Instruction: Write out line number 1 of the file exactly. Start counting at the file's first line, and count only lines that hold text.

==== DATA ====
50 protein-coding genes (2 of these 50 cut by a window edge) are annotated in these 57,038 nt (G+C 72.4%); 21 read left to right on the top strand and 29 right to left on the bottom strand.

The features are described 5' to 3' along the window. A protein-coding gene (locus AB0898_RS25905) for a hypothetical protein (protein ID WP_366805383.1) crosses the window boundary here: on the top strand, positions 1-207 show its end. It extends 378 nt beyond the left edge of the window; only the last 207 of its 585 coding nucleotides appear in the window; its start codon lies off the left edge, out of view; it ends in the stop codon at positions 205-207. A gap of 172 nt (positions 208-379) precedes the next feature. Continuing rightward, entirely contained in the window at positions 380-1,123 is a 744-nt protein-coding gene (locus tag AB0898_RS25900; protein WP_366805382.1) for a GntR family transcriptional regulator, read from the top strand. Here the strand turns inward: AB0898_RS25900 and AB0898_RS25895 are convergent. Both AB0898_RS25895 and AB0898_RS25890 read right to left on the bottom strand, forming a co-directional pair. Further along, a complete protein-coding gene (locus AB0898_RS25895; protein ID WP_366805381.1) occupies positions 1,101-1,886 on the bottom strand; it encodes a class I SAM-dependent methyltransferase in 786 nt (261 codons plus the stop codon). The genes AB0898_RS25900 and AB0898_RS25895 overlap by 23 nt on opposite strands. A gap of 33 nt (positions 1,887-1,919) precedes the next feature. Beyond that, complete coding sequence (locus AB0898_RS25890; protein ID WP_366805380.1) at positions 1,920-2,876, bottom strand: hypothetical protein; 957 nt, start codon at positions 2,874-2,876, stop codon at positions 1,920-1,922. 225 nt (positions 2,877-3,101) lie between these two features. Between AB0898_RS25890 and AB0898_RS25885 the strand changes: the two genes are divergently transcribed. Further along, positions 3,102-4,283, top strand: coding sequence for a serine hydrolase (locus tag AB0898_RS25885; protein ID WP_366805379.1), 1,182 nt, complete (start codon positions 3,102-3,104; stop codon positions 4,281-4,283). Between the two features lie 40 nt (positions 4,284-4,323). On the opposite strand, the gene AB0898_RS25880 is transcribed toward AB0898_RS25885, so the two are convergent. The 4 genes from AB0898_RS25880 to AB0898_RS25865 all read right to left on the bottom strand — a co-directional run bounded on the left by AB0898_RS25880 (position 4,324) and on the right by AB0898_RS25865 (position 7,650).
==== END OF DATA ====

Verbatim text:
50 protein-coding genes (2 of these 50 cut by a window edge) are annotated in these 57,038 nt (G+C 72.4%); 21 read left to right on the top strand and 29 right to left on the bottom strand.